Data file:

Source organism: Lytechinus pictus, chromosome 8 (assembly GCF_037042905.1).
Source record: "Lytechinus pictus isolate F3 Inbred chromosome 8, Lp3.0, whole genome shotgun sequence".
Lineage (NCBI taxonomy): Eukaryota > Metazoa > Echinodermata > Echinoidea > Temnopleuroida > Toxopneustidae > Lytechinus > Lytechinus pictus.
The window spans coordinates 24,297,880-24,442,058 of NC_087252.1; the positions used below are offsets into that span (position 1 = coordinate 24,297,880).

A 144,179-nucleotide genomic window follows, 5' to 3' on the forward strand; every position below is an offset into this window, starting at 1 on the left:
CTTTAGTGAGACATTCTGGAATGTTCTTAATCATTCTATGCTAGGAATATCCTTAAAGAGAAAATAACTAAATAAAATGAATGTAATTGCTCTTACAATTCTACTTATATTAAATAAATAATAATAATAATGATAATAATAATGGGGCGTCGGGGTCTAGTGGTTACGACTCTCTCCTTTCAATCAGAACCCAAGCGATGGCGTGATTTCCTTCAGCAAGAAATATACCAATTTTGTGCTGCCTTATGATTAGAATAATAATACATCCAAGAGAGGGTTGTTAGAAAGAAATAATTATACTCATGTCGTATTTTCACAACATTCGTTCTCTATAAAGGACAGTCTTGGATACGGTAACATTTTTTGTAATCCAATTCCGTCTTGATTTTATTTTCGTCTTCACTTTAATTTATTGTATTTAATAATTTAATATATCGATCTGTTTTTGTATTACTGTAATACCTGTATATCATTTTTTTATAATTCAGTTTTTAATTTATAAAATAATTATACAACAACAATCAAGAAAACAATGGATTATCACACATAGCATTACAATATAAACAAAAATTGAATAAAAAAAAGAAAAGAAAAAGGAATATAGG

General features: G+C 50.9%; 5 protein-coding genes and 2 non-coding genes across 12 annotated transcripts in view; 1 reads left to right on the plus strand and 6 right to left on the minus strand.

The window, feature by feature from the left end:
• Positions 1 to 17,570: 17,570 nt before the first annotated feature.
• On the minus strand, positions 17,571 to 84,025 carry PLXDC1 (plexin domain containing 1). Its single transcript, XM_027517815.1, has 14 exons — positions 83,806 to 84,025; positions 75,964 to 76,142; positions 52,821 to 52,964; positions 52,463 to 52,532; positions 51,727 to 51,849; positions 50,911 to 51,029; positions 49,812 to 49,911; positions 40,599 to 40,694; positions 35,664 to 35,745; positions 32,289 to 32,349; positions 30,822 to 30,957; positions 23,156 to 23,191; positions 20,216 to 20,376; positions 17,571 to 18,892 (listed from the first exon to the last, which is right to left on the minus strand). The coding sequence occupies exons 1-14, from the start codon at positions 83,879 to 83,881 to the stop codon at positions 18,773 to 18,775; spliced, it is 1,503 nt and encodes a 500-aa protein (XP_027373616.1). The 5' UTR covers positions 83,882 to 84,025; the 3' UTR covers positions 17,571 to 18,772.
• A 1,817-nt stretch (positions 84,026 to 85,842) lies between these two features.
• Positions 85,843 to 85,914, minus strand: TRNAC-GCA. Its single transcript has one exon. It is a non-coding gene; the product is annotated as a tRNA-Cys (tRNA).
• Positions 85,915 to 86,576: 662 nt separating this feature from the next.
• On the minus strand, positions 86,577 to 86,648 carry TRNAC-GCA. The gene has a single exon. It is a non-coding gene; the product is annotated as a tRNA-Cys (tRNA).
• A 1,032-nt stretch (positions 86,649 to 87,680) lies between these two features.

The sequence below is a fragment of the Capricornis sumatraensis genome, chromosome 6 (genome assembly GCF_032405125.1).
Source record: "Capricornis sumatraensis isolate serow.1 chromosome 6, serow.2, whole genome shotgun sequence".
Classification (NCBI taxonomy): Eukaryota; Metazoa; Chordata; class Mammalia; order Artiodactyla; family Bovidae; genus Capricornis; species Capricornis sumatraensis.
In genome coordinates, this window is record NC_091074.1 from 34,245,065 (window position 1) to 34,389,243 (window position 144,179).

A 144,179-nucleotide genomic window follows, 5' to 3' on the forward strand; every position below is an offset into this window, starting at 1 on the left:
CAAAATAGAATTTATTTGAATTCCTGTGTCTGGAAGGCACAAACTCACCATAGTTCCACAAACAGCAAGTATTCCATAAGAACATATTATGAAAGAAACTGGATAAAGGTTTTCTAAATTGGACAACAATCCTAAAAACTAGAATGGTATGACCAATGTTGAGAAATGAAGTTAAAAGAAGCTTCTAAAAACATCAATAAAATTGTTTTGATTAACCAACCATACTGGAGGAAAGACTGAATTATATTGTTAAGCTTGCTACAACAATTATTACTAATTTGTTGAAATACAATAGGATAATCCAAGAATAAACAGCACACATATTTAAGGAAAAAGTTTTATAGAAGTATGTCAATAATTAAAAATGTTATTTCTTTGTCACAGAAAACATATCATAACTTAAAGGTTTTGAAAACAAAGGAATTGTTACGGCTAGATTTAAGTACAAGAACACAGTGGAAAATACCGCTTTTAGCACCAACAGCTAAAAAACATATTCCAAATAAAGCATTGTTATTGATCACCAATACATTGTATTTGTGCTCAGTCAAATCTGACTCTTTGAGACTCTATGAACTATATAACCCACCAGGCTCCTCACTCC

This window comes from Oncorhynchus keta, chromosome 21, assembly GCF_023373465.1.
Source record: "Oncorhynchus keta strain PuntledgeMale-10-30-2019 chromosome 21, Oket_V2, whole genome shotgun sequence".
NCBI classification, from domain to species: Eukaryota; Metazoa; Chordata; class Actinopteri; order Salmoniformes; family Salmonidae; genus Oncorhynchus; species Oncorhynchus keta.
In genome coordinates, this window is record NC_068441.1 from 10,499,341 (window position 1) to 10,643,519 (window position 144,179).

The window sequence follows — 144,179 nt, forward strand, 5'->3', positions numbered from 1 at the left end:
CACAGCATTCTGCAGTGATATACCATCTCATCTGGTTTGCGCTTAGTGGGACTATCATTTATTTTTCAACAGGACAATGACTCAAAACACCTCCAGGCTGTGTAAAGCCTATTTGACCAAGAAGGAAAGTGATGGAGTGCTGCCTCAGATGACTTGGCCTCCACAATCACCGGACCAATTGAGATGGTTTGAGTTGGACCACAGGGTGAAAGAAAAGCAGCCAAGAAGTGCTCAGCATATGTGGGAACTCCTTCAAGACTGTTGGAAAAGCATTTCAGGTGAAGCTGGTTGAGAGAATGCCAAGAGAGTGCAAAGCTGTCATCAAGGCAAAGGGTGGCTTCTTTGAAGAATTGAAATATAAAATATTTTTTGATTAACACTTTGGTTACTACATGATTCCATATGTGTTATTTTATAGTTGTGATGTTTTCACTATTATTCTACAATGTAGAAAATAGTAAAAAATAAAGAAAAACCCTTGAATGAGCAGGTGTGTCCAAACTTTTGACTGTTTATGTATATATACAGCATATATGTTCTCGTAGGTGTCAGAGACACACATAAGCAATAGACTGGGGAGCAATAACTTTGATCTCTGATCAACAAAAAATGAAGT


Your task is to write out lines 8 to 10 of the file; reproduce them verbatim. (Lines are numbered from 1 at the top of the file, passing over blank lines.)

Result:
The window, feature by feature from the left end:
• Positions 1 to 17,570: 17,570 nt before the first annotated feature.
• On the minus strand, positions 17,571 to 84,025 carry PLXDC1 (plexin domain containing 1). Its single transcript, XM_027517815.1, has 14 exons — positions 83,806 to 84,025; positions 75,964 to 76,142; positions 52,821 to 52,964; positions 52,463 to 52,532; positions 51,727 to 51,849; positions 50,911 to 51,029; positions 49,812 to 49,911; positions 40,599 to 40,694; positions 35,664 to 35,745; positions 32,289 to 32,349; positions 30,822 to 30,957; positions 23,156 to 23,191; positions 20,216 to 20,376; positions 17,571 to 18,892 (listed from the first exon to the last, which is right to left on the minus strand). The coding sequence occupies exons 1-14, from the start codon at positions 83,879 to 83,881 to the stop codon at positions 18,773 to 18,775; spliced, it is 1,503 nt and encodes a 500-aa protein (XP_027373616.1). The 5' UTR covers positions 83,882 to 84,025; the 3' UTR covers positions 17,571 to 18,772.